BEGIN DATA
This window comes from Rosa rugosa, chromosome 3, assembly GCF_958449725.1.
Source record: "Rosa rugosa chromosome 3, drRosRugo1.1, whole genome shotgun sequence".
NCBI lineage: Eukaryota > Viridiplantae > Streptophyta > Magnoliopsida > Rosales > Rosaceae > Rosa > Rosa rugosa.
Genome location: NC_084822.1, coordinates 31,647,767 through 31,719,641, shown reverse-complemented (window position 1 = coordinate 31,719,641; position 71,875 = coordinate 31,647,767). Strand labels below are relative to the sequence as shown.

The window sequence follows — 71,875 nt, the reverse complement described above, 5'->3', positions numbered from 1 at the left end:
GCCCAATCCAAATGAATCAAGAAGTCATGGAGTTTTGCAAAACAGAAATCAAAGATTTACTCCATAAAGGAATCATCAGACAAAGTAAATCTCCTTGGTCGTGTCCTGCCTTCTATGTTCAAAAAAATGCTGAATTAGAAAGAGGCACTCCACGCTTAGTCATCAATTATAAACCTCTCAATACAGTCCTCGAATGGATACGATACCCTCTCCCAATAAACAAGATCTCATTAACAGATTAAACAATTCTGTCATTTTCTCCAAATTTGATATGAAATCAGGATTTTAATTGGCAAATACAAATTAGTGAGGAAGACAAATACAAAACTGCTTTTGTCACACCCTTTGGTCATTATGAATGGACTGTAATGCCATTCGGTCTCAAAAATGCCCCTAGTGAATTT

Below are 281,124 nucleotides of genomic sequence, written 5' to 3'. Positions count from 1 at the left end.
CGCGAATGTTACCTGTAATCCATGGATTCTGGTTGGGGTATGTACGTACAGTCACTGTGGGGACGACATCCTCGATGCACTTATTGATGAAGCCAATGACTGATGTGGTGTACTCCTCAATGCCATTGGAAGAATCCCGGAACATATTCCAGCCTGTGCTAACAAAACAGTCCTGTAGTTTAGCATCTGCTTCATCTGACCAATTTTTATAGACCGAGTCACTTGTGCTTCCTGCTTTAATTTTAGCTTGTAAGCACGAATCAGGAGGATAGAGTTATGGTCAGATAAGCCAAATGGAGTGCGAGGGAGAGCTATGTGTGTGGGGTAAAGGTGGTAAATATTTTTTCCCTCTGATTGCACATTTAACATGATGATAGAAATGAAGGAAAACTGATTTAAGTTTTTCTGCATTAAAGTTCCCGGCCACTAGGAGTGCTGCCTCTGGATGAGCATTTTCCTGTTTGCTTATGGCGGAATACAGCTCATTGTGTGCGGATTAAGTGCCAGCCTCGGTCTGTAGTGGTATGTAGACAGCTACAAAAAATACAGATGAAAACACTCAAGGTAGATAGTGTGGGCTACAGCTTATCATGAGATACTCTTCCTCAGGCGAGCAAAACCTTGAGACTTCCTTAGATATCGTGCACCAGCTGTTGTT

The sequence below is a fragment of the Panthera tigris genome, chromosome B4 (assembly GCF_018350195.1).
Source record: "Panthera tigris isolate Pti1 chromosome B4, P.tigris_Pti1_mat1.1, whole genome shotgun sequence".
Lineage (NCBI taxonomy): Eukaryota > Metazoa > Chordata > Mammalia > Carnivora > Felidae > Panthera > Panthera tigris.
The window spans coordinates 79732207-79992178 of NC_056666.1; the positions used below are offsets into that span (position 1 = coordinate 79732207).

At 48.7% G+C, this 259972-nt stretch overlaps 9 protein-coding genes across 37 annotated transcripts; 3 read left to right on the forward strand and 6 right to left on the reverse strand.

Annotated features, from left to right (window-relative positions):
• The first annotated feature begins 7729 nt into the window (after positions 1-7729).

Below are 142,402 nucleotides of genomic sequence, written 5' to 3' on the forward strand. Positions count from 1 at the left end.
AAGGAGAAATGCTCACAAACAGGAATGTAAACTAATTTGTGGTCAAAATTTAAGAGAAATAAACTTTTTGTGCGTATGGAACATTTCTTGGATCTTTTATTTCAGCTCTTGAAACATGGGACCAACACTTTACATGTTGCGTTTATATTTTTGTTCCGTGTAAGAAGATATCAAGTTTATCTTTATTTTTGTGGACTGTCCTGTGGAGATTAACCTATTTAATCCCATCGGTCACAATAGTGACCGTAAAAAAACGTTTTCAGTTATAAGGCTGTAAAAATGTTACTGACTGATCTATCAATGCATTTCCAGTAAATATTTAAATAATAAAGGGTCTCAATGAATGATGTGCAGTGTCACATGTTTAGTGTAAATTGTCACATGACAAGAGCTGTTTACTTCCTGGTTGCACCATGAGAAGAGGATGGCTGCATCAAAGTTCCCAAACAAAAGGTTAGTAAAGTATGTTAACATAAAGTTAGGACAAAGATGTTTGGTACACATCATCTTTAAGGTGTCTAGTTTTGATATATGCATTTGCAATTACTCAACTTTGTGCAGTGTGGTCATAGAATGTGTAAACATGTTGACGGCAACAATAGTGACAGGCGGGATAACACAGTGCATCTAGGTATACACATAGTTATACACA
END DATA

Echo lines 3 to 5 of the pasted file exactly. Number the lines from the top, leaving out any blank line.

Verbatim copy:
NCBI lineage: Eukaryota > Viridiplantae > Streptophyta > Magnoliopsida > Rosales > Rosaceae > Rosa > Rosa rugosa.
Genome location: NC_084822.1, coordinates 31,647,767 through 31,719,641, shown reverse-complemented (window position 1 = coordinate 31,719,641; position 71,875 = coordinate 31,647,767). Strand labels below are relative to the sequence as shown.

The window sequence follows — 71,875 nt, the reverse complement described above, 5'->3', positions numbered from 1 at the left end: